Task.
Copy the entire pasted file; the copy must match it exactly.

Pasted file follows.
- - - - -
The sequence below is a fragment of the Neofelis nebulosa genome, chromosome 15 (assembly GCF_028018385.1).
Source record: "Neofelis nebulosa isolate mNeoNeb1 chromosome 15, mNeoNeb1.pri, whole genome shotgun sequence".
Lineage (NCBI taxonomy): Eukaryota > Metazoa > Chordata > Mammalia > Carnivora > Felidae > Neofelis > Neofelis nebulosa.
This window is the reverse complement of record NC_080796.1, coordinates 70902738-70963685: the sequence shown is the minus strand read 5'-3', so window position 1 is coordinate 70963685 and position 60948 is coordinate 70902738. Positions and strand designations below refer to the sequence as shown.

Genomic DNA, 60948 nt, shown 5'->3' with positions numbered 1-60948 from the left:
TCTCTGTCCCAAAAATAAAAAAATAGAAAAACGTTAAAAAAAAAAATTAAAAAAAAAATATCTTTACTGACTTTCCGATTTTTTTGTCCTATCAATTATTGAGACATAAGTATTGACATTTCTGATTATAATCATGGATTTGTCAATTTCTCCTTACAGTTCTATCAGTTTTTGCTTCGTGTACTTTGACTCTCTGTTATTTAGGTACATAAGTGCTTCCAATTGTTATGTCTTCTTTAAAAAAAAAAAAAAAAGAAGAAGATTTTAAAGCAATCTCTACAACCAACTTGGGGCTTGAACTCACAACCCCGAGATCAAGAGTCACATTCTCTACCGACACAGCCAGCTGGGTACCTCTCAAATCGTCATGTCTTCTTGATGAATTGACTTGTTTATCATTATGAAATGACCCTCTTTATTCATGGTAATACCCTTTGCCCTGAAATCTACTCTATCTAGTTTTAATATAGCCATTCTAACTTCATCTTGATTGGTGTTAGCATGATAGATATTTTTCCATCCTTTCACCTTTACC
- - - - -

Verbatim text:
The sequence below is a fragment of the Neofelis nebulosa genome, chromosome 15 (assembly GCF_028018385.1).
Source record: "Neofelis nebulosa isolate mNeoNeb1 chromosome 15, mNeoNeb1.pri, whole genome shotgun sequence".
Lineage (NCBI taxonomy): Eukaryota > Metazoa > Chordata > Mammalia > Carnivora > Felidae > Neofelis > Neofelis nebulosa.
This window is the reverse complement of record NC_080796.1, coordinates 70902738-70963685: the sequence shown is the minus strand read 5'-3', so window position 1 is coordinate 70963685 and position 60948 is coordinate 70902738. Positions and strand designations below refer to the sequence as shown.

Genomic DNA, 60948 nt, shown 5'->3' with positions numbered 1-60948 from the left:
TCTCTGTCCCAAAAATAAAAAAATAGAAAAACGTTAAAAAAAAAAATTAAAAAAAAAATATCTTTACTGACTTTCCGATTTTTTTGTCCTATCAATTATTGAGACATAAGTATTGACATTTCTGATTATAATCATGGATTTGTCAATTTCTCCTTACAGTTCTATCAGTTTTTGCTTCGTGTACTTTGACTCTCTGTTATTTAGGTACATAAGTGCTTCCAATTGTTATGTCTTCTTTAAAAAAAAAAAAAAAAGAAGAAGATTTTAAAGCAATCTCTACAACCAACTTGGGGCTTGAACTCACAACCCCGAGATCAAGAGTCACATTCTCTACCGACACAGCCAGCTGGGTACCTCTCAAATCGTCATGTCTTCTTGATGAATTGACTTGTTTATCATTATGAAATGACCCTCTTTATTCATGGTAATACCCTTTGCCCTGAAATCTACTCTATCTAGTTTTAATATAGCCATTCTAACTTCATCTTGATTGGTGTTAGCATGATAGATATTTTTCCATCCTTTCACCTTTACC